You can start by saying this about the new movie, Nefarious: Never before has there been a more courageous and explicit — a face-front cinematic exposé — of evil.
The attempt is admirable in a number of ways.
Stunningly, it starts by taking criminality and abortion head-on, with a demon itself, speaking through a condemned inmate named Edward, savors the fact that a psychiatrist interviewing him (to determine his sanity) is committing murder with his girlfriend, who, that very day, is at a clinic, “terminating” a baby.
Calling it precisely that — “murder” — the demon laughs at the psychiatrist’s attempts to justify and use euphemisms like “termination” for the abortion — and also taunts the psychiatrist for euthanasia (when his mother was dying).
Two major issues tackled not as esoteric societal concepts of evil — in the way most preachers preach and Catholic media do — but as directly satanic.
Nothing dispels evil like citing it where and how it is.
The demon also finds great satisfaction in the fact that the inmate he is “inhabiting” (possessing) is about to face the electric chair for killings done while the demon — who calls itself “Nefarious” — took over the man’s body.
How many crimes are committed due to demonism?
No one can say, but the number is probably legion.
Again, actual metaphysical evil, not a generic brand.
Are secular critics panning the movie? Of course. But for the wrong reasons. If there are criticisms, one can say that movies usually need at least one likable character, and it is difficult to find one here. The closest thing to that would be poor possessed inmate Edward Wayne Brady, but sympathy for the pathetic nature of his doomed existence, not likely, is the overarching feeling.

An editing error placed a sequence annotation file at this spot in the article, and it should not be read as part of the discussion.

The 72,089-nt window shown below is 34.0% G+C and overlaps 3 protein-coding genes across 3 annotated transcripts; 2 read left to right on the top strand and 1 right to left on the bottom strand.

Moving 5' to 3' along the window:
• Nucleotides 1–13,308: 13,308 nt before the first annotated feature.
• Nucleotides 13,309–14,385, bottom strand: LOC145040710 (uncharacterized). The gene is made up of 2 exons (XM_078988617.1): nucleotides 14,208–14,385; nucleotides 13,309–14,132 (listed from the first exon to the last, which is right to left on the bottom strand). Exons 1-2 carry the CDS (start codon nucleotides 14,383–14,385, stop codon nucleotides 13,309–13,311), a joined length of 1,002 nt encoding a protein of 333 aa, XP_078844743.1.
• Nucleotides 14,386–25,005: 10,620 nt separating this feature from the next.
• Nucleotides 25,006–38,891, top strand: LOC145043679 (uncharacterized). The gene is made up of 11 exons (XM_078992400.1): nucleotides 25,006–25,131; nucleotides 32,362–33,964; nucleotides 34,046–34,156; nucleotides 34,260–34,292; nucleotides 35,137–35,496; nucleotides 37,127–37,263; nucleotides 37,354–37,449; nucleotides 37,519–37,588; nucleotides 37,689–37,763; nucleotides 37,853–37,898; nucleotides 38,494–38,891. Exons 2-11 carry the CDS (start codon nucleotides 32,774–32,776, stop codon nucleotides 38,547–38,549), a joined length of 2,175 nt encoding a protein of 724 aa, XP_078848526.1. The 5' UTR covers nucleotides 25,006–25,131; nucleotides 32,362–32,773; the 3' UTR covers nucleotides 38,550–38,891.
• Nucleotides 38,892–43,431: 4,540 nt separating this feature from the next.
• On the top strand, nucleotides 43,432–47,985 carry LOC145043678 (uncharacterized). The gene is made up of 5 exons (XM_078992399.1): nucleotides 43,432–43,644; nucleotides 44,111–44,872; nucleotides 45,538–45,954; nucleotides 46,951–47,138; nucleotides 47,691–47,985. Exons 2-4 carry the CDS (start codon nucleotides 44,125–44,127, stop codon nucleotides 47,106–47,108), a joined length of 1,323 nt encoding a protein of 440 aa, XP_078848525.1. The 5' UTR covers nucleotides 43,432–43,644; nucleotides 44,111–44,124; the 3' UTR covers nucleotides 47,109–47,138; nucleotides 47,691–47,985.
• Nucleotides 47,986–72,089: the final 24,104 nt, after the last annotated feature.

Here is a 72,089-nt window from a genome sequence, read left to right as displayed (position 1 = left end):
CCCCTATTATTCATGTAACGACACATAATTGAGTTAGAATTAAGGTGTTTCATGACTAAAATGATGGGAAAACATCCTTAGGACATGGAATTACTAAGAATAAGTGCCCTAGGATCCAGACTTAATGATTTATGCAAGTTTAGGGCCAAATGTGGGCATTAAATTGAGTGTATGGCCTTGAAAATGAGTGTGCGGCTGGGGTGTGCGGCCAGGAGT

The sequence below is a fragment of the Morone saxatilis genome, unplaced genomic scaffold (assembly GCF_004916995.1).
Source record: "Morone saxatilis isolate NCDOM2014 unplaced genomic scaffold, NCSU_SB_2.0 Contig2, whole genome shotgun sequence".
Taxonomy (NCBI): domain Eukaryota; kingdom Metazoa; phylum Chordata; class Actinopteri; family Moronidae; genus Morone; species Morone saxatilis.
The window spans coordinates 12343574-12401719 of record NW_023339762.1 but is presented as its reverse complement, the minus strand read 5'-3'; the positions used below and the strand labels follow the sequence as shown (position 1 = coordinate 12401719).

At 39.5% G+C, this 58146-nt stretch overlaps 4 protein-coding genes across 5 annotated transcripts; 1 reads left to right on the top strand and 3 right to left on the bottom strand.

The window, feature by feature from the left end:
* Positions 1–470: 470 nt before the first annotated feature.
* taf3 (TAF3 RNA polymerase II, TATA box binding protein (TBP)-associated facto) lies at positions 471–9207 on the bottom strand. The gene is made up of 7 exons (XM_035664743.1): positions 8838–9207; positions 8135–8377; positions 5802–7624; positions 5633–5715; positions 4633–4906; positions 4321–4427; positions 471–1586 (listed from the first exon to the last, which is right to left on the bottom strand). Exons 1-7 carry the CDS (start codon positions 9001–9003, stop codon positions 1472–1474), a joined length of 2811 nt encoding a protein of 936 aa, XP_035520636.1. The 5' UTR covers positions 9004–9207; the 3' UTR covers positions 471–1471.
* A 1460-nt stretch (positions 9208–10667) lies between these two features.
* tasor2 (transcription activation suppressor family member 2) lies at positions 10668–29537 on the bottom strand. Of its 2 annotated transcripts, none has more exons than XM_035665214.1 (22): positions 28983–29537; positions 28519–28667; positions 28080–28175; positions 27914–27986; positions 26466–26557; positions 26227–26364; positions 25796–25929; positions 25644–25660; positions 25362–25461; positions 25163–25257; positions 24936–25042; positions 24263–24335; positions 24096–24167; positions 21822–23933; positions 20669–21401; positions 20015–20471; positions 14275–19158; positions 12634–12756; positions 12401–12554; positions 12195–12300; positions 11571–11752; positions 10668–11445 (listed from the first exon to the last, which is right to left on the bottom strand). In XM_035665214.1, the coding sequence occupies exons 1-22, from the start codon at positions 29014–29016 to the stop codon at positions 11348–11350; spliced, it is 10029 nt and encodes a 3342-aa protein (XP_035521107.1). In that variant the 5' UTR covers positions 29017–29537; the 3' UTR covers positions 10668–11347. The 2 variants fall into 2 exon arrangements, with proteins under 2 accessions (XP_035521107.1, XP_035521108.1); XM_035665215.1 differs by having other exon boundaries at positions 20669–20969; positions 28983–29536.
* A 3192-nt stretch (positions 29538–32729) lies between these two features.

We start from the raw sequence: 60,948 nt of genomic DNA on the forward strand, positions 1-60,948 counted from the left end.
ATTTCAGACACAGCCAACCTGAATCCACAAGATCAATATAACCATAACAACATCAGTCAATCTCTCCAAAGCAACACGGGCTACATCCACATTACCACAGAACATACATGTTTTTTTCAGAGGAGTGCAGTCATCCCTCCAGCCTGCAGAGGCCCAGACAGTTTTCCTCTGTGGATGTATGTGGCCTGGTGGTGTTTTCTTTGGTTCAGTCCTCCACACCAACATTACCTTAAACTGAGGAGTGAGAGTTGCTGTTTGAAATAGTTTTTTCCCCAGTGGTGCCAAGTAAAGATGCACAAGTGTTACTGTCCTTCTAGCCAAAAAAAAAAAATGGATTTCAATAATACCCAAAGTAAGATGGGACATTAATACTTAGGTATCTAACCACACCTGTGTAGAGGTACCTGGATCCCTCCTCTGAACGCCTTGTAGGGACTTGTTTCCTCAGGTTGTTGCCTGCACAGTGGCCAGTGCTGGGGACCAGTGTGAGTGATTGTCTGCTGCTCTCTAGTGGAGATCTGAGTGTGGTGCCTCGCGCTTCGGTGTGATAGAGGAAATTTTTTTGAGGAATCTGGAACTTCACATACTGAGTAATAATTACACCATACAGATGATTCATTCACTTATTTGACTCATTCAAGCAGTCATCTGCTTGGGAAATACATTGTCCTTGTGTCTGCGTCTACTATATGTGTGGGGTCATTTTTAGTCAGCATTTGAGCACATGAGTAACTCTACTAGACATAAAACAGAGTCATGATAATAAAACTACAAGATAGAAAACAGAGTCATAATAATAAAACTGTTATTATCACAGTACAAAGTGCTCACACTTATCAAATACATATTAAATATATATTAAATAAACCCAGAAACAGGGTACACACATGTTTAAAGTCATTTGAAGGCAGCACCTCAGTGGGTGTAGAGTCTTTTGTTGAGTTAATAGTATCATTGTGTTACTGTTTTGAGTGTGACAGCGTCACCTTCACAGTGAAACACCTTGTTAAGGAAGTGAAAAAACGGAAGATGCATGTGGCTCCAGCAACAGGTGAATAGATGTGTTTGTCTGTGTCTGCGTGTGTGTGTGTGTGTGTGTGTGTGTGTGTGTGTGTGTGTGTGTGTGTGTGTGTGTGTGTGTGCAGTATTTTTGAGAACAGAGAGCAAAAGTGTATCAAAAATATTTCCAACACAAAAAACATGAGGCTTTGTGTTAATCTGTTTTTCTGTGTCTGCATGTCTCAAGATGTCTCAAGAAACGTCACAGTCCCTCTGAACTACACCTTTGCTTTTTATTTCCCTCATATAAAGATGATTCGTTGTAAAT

Perhaps most importantly, a movie that takes evil so head-on (whew does it!) should be balanced with the victory of the Cross. In a way, this movie has the demon triumphing at the end (the psychiatrist himself ends up doing the devil’s bidding by writing a book the devil gave him).
Can we recommend viewing Nefarious?
A tough call. Those who do should be aware that the lack of balance in the movie’s production imparts a bit of evil, even upon the well-intended. Translation: evil emanates a bit too strongly from the screen and perhaps can attach to the unwary viewer, causing an unpleasant aftertaste, one that can only be washed away with prayer and Holy Water.
Look here at the incredible problems that beset production of this movie.
In short: be careful with this movie. It is intense. If viewed, this should be done so after a Rosary, and with prayer throughout.
Remarkable it is, that such a movie has made it into public theatres and was made in the first place. Successful? We were the only ones in the theatre where we viewed it.
But get back to courageous: it is all of that.
[resources: video of latest Michael Brown retreat]